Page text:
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I had two session at Flock this year, one done by me and another in support of Robert Mayr in the Mindshare one, if there were been any need for discussing.
Here I’m talking about my session: Marketing – tasks and visions (I will push the report about the second one after Robert’s one, for completion).
In order to fit the real target of a Flock conference (that is a contributor conference, not a show where people must demonstrate how much cool they are; we know it!) is to bring and show something new, whether ideas, software, changes and so on, and discuss with other contributors if they’re really innovative, useful and achievable.
We have four foundations and two of them are fitting this concept, friends and first because I’d like to see always news shared with friends.
This year talk was focused on the Marketing activities and how we can make it easier and smarter.
My presentation (after the usual “who am I” and “where you can find us”) started showing what we’re doing, assuming the statement Marketing have in Fedora (What we do), the release tasks (Tasks), the release activities (Releas Activities), and the tickets in Pagure (Tickets) along with other more general activities.
Fedora is big. We are a huge community of people with diverse interests. We have different ideas for what we want to build, and we want different things in return from our collective effort. At the same time, we are one project with shared goals and limited resources. We are more effective in this competitive world when we agree on common goals and work towards those, rather than everyone going in the direction each person thinks is best individually.¹
The Fedora Council is tasked with taking community input and shaping this shared strategy. As part of this, we’ve written a new mission statement and have a draft overview page presenting it. We’ve said for a while that we want the work of Fedora Ambassadors to align with this mission directly. We’re getting feedback, though, that this is easier to say than to put into practice, which is understandable because, by nature, mission statements are high-level.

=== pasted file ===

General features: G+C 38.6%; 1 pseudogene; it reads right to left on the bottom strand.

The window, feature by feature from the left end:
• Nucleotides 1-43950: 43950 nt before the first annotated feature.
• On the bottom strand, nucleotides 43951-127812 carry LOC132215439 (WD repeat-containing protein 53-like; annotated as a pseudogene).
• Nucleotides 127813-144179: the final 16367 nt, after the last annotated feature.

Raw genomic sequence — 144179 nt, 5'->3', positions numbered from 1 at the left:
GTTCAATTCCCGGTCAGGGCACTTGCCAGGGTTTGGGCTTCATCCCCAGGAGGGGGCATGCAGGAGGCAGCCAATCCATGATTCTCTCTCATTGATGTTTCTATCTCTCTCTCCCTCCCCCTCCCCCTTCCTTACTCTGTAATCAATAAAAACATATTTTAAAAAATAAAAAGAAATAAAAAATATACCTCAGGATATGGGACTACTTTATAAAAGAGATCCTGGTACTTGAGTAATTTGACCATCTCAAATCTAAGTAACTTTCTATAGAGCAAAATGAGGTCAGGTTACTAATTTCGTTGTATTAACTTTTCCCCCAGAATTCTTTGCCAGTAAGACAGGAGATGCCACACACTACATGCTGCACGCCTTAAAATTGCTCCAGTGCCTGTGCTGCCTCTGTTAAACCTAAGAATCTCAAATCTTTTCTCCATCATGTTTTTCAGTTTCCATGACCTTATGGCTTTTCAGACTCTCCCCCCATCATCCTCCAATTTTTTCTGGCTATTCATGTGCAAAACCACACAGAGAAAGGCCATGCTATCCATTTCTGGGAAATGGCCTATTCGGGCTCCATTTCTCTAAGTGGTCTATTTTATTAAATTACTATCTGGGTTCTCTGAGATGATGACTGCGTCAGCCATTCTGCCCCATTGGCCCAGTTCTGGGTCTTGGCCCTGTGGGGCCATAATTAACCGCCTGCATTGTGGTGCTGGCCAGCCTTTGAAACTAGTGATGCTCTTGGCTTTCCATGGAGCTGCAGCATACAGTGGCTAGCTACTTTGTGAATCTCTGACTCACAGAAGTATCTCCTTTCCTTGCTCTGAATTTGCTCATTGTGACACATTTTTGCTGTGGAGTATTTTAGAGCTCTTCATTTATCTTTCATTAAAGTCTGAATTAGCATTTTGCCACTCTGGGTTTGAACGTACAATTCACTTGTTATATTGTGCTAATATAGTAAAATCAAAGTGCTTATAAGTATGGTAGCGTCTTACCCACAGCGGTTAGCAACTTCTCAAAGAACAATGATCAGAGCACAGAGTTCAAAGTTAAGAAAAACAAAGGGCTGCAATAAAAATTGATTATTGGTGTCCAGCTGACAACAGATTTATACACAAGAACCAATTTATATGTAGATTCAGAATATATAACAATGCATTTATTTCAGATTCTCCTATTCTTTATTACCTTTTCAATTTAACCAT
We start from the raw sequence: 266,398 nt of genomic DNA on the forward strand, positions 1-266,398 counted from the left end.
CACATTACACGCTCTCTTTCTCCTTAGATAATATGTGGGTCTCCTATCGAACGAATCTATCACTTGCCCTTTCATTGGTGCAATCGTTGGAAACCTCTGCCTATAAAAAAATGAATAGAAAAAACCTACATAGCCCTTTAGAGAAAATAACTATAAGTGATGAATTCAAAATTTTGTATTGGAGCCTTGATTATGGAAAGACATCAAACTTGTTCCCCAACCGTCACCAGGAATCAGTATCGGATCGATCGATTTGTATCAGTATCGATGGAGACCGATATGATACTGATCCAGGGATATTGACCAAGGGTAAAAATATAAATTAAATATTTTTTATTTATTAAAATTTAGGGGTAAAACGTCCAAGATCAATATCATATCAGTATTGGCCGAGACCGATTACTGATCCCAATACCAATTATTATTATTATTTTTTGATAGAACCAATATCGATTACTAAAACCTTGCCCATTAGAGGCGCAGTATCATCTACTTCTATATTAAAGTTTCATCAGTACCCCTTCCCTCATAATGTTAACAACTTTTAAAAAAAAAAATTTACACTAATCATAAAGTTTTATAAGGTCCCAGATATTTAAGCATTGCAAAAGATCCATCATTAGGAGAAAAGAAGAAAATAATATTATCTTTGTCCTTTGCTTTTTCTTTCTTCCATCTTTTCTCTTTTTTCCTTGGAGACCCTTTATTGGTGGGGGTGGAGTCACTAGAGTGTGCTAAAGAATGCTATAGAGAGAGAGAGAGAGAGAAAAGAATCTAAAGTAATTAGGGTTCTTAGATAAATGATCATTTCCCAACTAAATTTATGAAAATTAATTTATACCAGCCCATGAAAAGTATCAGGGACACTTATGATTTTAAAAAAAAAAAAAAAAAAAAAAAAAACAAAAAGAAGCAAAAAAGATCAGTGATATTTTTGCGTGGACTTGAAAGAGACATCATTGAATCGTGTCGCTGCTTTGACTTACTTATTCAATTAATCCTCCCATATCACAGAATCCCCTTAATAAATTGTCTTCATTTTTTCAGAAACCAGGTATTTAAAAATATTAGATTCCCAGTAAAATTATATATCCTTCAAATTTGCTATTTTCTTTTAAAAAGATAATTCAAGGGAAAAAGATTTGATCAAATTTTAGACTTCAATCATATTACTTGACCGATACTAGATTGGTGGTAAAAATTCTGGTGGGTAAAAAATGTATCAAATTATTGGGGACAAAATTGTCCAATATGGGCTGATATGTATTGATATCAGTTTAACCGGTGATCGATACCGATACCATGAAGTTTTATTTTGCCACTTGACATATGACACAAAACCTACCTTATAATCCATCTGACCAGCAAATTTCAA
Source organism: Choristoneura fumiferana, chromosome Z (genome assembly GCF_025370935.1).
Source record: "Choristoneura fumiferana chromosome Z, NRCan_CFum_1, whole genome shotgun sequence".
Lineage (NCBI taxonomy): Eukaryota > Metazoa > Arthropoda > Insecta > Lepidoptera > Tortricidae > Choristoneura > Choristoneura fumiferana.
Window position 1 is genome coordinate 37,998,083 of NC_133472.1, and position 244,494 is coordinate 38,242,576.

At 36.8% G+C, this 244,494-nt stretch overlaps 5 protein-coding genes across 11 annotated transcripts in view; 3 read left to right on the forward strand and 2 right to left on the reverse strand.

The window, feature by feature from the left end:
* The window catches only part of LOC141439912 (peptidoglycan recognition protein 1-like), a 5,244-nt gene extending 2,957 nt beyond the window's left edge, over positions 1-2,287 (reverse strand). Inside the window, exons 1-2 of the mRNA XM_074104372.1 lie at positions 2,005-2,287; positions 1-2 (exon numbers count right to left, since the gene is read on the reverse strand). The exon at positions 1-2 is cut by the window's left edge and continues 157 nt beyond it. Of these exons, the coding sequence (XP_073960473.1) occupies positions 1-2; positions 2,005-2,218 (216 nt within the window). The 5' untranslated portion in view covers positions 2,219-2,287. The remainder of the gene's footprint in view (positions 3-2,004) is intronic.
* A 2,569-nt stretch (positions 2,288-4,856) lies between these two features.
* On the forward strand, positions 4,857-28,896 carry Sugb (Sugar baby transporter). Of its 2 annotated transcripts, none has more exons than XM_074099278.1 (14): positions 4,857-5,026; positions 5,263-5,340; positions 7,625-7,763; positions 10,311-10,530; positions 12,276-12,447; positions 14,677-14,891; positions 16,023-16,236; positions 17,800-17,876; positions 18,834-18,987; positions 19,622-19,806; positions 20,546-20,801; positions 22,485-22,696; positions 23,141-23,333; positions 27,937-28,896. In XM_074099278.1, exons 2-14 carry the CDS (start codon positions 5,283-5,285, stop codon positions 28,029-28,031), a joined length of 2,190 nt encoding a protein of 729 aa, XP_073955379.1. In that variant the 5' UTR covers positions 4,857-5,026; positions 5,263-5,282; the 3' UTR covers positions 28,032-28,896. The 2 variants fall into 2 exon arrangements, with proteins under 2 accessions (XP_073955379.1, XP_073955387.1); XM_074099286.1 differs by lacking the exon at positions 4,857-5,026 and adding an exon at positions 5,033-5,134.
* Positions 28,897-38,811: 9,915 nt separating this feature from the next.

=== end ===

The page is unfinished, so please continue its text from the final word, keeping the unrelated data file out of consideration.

So, I have a proposal. As part of the Fedora Council’s charter, we have Fedora Objectives:
At the second weekend in March 2017, Fedora had a booth at PyCon SK, a community-organized conference for the Python programming language held in Bratislava, Slovakia. The event happened for the second time this year, and it happened with Fedora again.
PyCon SK 2017 took 3 days. First day most of the talks were in Slovak (or Czech) and Michal Cyprian presented problems that my arise when users use
sudo pip and how we want to solve those problems in Fedora by making sudo pip safe again. During the lightnings talks section, I presented about Elsa, a tool that helps to create static web pages using Flask. Elsa powers up the Fedora Loves Python website.
The next day was mostly English. Another Fedora contributors Jona Azizaj and Petr Viktorin had their talks. Jona presented about building Python communities and empowering women. Petr’s talk was about the balance of Python (constraints and conventions versus the freedom to do whatever you want) and its impact on the language and the community. Petr also metacoached the Django Girls workshop on Sunday.